Indian energy companies could expand investment in the oil sector of Brazil, Mexico and Colombia. They could enter the shale sector of Argentina, which has the third largest reserves in the world and  has just started producing oil and gas from shale. Indian companies could invest in mining in the region where mines are cheaper these days due to the low price and demand for metals at this time. There are also a number of manufacturing plants available for acquisition across the region from ethanol plants to pharmaceuticals.
The outgoing FDI from Latin America in Jan-June 2015 was 30.66 billion of which Brazil accounted for 13 billion, Chile-7.8 billion, Mexico-7.3 billion and Colombia-1.4 billion.
The Latin Americans have invested about 1.5 billion dollars in India in steel, auto parts and even cola drinks. Carlos Slim, the Mexican billionaire, who reclaimed his position as the world's richest person in 2014 with net worth of 79 billion dollars had visited India in May this year, on his first business exploratory trip. There are a number of other big Latin American investors and pension funds for whom the growing Indian market is an attraction. It is time that DIPP include the Latin American investors too as targets in their global FDI campaign.

Tuesday, October 13, 2015

Latin America faces GDP contraction in 2015

Latin America is projected suffer a negative growth of –0.3% in 2015 and resume marginal growth of 0.7% in 2016, according to the 5 October 2015 estimates of ECLAC, the UN Economic Commission for Latin America and Caribbean.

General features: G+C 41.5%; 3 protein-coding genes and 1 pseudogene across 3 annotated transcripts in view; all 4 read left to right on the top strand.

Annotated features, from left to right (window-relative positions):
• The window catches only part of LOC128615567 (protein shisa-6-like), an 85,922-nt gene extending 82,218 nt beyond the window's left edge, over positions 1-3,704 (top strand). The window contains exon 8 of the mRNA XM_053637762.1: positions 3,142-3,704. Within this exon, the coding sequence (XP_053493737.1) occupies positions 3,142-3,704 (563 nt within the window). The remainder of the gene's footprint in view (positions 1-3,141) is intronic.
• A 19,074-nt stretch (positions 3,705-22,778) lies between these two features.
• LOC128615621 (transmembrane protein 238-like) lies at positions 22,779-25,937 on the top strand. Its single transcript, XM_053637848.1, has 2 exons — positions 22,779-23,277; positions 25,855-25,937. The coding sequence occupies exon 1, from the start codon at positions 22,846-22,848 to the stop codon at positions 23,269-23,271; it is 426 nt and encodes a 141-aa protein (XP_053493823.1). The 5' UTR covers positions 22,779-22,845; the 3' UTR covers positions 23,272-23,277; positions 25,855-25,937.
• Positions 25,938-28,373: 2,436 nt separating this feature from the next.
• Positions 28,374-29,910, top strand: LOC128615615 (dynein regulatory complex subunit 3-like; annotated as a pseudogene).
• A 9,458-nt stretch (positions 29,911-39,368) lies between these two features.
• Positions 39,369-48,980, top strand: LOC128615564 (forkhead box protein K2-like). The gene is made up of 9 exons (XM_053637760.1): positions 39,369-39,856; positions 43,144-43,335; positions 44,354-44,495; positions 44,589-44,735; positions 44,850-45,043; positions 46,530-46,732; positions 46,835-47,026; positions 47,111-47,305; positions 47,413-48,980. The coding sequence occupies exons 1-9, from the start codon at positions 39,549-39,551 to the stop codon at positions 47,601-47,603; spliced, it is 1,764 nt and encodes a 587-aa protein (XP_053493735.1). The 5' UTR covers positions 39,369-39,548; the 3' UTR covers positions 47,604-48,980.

Among the main factors behind the growth drop are a weak internal demand; a global environment marked by a low growth of the developed world; an important deceleration in emerging economies, especially China; the strengthening of the dollar and a growing volatility in financial markets; and an important fall in primary goods prices
South America is expected to contract by –1.6% while Mexico and Central America would grow by 2.6%.
Brazil's GDP is projected to contract by 2.8% and that of Venezuela by 6.7%. Both the countries are likely to continue the negative growth in 2016 too with Brazil shrinking by –1% and Venezuela by –7%.
Mexico's growth projection for 2015 is 2.2%, Argentina's 1.6%,Colombia's 2.9%, Peru 2.7% and Chile 2.1%.
Panama will have the highest growth at 5.8%, followed by Dominican Republic at 5.6% and Bolivia at 4.4%
The Indian business need not be discouraged by this lower growth. There are many overall macroeconomic indicators of the region which are positive. The economies of the region have developed resilience and have the capacity to accelerate growth in the coming years. India's trade with the region continues on its trajectory of growth. It can reach 100 billion dollars by 2020 from the 43 billion in 2014-15. The good news is that the Latin Americans have started paying more attention to India after the slow down of the Chinese market.